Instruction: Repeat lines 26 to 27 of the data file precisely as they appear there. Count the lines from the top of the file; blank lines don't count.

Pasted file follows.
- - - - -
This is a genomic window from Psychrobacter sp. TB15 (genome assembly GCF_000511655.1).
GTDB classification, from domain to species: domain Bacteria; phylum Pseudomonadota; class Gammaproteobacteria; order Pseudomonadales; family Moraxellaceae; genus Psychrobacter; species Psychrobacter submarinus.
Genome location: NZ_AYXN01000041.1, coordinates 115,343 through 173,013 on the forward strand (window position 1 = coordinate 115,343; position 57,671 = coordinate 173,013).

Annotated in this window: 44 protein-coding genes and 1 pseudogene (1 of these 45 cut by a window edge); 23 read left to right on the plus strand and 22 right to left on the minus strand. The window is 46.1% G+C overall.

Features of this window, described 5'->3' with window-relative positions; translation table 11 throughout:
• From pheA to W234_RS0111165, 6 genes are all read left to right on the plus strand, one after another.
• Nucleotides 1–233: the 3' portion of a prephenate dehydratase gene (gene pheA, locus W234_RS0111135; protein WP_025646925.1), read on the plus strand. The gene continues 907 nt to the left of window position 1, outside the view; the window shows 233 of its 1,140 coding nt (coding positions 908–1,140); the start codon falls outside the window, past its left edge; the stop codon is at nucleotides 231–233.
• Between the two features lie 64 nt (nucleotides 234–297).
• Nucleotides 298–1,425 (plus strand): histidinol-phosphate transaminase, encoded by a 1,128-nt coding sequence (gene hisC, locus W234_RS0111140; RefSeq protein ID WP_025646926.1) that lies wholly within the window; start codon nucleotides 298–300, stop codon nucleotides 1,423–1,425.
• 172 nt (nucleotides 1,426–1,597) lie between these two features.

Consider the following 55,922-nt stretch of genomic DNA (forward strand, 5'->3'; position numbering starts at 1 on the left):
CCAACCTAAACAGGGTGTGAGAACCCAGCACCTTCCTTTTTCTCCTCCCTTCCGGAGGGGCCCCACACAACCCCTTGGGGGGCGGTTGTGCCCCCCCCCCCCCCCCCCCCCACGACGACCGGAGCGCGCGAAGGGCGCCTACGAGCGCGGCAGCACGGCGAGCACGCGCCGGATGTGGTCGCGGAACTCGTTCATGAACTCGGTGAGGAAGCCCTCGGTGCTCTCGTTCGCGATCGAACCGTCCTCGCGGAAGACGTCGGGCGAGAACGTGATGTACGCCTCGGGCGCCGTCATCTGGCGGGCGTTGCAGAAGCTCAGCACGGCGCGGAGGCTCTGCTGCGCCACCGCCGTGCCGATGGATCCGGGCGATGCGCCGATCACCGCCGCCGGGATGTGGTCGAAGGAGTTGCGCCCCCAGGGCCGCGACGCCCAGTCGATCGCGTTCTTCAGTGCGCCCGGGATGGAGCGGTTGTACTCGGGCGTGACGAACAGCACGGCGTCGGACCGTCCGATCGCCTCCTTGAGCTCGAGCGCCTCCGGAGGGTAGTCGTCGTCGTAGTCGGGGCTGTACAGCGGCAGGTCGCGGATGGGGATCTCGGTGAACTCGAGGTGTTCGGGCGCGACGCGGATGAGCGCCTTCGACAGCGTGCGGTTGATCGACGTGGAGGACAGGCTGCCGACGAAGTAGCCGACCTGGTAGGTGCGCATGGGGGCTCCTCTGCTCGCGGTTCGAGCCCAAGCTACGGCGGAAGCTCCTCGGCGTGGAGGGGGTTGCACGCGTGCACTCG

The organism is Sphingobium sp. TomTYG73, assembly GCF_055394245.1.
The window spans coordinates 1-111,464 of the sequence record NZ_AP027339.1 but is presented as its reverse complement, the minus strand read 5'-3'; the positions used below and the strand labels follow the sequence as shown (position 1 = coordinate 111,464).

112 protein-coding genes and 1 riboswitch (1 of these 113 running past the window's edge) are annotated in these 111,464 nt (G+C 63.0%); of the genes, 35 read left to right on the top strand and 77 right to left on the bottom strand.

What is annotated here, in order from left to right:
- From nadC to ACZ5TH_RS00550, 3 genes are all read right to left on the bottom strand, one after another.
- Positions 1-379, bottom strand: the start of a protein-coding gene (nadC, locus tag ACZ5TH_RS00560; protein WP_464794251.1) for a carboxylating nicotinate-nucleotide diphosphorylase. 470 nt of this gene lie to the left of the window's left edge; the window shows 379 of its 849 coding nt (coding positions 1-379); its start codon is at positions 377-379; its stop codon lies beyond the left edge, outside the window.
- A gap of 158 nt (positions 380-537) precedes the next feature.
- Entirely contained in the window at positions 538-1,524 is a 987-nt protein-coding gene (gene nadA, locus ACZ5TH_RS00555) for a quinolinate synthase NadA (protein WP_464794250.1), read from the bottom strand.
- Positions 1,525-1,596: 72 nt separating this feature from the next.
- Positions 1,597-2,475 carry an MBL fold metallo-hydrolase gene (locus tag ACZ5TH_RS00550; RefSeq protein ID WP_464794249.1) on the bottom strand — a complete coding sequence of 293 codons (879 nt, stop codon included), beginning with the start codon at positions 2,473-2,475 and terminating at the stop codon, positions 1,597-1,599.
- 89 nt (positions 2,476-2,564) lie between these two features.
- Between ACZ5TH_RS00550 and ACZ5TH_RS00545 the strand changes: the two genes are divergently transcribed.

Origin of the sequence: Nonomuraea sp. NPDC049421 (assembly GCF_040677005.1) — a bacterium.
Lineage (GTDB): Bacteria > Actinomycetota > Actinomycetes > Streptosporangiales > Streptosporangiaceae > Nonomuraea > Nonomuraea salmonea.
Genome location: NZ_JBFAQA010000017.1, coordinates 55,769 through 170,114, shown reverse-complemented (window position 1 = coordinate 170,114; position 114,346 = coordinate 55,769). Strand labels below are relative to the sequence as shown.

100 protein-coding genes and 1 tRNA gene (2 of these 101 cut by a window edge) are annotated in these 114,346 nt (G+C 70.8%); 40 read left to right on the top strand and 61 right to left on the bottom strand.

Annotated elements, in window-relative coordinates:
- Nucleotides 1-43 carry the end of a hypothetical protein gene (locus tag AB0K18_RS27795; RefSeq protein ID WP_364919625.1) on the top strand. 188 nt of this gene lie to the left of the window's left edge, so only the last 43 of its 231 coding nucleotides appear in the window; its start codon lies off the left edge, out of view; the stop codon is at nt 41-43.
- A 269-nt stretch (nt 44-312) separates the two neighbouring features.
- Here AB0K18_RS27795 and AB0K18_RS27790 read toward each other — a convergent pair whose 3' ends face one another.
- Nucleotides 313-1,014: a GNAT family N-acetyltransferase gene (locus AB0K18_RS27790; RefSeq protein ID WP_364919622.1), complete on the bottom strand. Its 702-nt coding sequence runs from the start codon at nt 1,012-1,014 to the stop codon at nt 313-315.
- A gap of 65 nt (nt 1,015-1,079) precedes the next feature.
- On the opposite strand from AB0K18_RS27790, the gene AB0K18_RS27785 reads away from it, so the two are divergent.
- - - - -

Lineage (GTDB): Bacteria > Actinomycetota > Actinomycetes > Streptosporangiales > Streptosporangiaceae > Nonomuraea > Nonomuraea salmonea.
Genome location: NZ_JBFAQA010000017.1, coordinates 55,769 through 170,114, shown reverse-complemented (window position 1 = coordinate 170,114; position 114,346 = coordinate 55,769). Strand labels below are relative to the sequence as shown.